Sesamoiditis is a painful condition that affects the area of your foot beneath you big toe. Sesamoid bones are small accessory bones that reside under your first metatarsal and function as an additional lever arm to help propel you forward during walking and running. With repetitive impact a walker or runner may start to experience pain in their sesamoid bones. This pain can be due to;

  1. Inflammation of the Sesamoid bone(s)
  2. Inflammation of the Distal Plantar Fascia as it envelops the Sesamoid bones
  3. Fracture of the Sesamoid bone(s)
  4. Bone Marrow Edema in the Sesamoid Bones
  5. Some other condition that affects the first toe joint such as gout. It has been my experience that many patients with Gout have been misdiagnosed with Sesamoiditis! Gout is an autoimmune disorder that affects the first metatarsal joint but is due to the accumulation of Uric Acid crystals and not because of inflammation of the Sesamoid bones. A simple blood or urine test can help shed light on whether or not you suffer from gout.

X-Ray of Bi-Partite Sesamoid Bones

There is a genetic anomaly known as Bi-Partite Sesamoid bone(s).  In this phenomenon a persons sesamoid bone(s) never fuse during childhood resulting in the appearance of an extra bone.  This extra bone is also often confused as a fractured sesamoid bone.  I have seen a few patients that were diagnosed with a fractured Sesamoid bone who in fact were suffering from Gout!  Gout can be accurately diagnosed using a simple urine or blood test.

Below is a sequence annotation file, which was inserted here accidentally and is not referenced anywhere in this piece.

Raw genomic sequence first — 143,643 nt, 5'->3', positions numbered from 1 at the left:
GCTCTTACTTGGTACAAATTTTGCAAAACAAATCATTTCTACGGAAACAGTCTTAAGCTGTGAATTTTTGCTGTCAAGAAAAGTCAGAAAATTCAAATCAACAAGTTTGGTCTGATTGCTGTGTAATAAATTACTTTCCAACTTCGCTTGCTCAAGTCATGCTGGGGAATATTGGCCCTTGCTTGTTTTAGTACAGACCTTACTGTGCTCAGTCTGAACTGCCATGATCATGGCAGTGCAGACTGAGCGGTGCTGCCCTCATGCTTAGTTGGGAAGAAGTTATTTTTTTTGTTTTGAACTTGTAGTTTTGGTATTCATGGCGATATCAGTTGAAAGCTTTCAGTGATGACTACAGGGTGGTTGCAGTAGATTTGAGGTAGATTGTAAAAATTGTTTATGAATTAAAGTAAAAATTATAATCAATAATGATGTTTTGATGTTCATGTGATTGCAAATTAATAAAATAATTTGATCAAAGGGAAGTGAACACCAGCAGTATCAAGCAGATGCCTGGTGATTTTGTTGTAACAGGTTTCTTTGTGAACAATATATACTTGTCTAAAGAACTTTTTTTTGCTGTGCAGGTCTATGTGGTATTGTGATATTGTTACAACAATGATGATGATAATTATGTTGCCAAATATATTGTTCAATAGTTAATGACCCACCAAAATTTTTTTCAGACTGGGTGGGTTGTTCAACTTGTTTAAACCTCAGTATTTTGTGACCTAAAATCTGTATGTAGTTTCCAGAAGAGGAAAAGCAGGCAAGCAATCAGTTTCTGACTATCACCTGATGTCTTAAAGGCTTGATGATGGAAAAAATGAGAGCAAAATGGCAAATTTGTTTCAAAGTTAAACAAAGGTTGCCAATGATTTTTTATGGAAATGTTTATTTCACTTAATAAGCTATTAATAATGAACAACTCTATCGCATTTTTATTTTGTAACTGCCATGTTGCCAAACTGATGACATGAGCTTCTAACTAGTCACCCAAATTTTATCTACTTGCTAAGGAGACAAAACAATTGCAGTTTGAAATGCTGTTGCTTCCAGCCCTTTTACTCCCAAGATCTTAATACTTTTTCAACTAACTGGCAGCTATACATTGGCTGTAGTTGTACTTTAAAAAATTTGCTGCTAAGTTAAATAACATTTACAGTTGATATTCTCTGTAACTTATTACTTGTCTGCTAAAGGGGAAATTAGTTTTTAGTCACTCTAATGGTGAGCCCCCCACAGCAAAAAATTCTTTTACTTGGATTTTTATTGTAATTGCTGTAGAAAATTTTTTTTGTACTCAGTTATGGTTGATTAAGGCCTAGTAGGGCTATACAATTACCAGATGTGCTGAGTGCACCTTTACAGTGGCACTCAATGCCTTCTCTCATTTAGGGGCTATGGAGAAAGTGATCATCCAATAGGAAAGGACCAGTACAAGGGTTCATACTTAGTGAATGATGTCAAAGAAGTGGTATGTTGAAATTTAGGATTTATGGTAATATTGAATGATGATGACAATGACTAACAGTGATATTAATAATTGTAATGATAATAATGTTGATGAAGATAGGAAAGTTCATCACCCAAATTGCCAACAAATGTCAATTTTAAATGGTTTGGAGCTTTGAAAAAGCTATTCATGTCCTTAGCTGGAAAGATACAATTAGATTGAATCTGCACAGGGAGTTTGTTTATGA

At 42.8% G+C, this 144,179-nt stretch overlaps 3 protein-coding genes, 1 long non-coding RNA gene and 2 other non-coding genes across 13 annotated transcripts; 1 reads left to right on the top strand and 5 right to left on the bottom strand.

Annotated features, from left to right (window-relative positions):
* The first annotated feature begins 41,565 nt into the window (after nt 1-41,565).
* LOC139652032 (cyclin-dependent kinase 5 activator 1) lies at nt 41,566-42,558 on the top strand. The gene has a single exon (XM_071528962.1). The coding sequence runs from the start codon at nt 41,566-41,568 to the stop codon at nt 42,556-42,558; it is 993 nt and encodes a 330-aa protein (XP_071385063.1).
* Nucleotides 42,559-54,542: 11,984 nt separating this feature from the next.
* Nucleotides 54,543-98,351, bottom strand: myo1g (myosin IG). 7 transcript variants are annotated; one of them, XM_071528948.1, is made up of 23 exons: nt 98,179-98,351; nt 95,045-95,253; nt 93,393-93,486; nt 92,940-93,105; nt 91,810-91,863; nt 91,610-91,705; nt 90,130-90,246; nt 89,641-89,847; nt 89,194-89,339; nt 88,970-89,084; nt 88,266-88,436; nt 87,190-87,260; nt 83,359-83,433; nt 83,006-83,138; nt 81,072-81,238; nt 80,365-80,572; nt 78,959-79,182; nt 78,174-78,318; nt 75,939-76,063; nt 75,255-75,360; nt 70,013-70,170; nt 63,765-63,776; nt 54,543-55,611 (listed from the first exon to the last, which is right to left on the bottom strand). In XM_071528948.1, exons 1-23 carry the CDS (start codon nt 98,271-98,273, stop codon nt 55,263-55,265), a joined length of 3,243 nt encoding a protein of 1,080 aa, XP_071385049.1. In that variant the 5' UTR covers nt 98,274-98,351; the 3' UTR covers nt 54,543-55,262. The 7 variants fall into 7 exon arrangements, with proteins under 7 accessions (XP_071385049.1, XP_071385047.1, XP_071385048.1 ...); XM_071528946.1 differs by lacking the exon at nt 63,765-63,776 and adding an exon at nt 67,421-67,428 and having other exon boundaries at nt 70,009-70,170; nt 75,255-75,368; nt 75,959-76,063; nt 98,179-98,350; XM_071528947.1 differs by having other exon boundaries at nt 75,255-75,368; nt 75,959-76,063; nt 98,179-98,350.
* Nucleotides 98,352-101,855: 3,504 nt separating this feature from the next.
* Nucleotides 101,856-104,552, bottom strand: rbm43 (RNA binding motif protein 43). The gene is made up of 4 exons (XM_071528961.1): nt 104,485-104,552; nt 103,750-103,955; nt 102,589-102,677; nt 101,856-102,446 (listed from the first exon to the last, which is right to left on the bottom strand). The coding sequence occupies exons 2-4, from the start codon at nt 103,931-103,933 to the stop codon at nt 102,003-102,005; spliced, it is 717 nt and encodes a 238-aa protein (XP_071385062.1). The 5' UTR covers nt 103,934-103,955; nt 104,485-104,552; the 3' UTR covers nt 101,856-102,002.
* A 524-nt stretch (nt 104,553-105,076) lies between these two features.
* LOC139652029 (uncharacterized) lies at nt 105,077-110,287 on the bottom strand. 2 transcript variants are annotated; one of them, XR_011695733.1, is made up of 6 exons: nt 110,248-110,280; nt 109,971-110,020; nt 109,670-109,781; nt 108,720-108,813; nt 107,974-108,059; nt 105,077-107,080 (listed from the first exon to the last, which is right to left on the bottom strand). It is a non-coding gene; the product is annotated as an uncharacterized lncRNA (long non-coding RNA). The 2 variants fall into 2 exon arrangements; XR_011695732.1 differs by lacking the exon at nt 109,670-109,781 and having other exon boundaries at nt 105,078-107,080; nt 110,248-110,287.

After an accurate diagnosis is reached it is easy to formulate an effective treatment plan for the injured patient.  When the injury is not too severe I can usually make a custom orthotic or sometimes customize an existing orthotic using an accommodation known as a Dancer’s Pad.  This pad can help offload the pressure causing the pain in the patient’s Sesamoid bone(s).

An elite young female soccer player came in the office today complaining of chronic turf toe and sesamoid pain.  She had received 6 months of physical therapy and had multiple pairs of custom orthotics made.  The main issue was that the custom orthotics were either not comfortable, not effective or did not fit into her shoes well making them not practical.


Why did the custom orthotics I receive not help and may seem to have made it worse?

Custom orthotics are made by first taking a mold of your foot.  Then various modifications are made to the mold to offset the pressure which is causing the pain.  Unfortunately, many patients go to doctors and therapists and receive ONLY a mold of their foot without modifications.  They believe they received a custom orthotic……they did not.  They simply received a mold of their foot.  For years I have been taking ineffective or uncomfortable molds other doctors have made and modifying them for the patient making them both comfortable and effective.

How do I make an appointment with your clinic and how long does it take to modify my o